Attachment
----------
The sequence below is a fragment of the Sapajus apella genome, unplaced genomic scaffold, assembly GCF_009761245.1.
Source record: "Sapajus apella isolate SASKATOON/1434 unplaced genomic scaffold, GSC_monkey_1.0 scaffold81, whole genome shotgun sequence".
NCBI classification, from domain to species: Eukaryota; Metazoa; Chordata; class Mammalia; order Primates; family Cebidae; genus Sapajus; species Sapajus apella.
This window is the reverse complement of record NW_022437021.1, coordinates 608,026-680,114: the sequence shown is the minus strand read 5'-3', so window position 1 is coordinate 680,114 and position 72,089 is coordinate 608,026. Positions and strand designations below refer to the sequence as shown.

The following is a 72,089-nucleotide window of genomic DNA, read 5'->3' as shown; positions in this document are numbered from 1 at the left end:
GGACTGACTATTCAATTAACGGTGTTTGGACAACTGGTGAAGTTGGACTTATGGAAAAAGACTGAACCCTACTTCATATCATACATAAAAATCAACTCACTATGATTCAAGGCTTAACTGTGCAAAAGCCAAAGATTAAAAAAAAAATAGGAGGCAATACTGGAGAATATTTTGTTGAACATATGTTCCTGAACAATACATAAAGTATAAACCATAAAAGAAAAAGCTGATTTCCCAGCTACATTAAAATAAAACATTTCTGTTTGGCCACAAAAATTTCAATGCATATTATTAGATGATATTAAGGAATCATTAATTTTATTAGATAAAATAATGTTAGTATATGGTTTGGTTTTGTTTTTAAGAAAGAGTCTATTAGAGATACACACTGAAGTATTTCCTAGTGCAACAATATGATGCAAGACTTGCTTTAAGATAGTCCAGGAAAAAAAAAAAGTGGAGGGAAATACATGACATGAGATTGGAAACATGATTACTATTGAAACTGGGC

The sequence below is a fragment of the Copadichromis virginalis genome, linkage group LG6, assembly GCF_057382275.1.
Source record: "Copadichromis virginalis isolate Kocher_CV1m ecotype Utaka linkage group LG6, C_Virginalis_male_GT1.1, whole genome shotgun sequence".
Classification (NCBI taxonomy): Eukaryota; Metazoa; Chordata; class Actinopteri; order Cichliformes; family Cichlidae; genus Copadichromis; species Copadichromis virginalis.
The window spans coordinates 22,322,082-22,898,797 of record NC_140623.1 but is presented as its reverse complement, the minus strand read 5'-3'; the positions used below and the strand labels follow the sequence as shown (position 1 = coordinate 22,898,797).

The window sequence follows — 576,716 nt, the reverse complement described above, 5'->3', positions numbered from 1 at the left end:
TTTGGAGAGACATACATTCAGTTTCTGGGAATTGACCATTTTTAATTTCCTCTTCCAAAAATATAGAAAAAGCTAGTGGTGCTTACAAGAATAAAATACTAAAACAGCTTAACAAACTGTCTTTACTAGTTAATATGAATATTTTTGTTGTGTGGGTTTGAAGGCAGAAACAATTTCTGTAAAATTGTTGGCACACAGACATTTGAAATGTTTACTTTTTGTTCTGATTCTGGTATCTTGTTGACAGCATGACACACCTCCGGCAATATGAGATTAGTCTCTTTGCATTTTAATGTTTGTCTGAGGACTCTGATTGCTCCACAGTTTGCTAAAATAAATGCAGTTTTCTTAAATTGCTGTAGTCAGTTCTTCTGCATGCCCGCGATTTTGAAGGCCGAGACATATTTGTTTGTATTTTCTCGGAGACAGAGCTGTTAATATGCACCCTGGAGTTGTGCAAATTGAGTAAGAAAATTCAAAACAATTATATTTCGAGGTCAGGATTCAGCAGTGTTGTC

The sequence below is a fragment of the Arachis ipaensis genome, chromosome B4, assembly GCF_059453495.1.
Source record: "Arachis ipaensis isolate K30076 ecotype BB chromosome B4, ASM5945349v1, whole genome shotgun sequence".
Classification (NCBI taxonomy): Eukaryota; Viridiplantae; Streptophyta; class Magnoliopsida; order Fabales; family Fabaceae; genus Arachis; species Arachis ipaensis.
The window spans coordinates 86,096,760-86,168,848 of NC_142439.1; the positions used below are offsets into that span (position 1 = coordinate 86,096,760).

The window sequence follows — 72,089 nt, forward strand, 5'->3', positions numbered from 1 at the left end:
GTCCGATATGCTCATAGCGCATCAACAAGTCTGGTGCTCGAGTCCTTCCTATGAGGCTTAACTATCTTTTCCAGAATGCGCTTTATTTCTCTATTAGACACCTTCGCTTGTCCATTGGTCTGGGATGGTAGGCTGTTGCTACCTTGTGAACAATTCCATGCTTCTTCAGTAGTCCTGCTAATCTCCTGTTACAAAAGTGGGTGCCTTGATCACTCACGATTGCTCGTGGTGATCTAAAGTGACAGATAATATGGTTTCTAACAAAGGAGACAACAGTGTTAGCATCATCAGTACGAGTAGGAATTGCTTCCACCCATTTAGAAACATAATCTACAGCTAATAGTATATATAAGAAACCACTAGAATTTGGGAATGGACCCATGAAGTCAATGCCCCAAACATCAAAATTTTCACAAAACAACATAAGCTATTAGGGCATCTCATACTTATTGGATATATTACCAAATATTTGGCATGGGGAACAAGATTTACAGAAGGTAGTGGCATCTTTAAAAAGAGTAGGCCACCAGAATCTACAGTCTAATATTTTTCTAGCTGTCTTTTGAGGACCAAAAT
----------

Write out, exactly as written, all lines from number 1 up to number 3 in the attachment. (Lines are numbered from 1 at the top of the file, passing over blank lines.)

The sequence below is a fragment of the Sapajus apella genome, unplaced genomic scaffold, assembly GCF_009761245.1.
Source record: "Sapajus apella isolate SASKATOON/1434 unplaced genomic scaffold, GSC_monkey_1.0 scaffold81, whole genome shotgun sequence".
NCBI classification, from domain to species: Eukaryota; Metazoa; Chordata; class Mammalia; order Primates; family Cebidae; genus Sapajus; species Sapajus apella.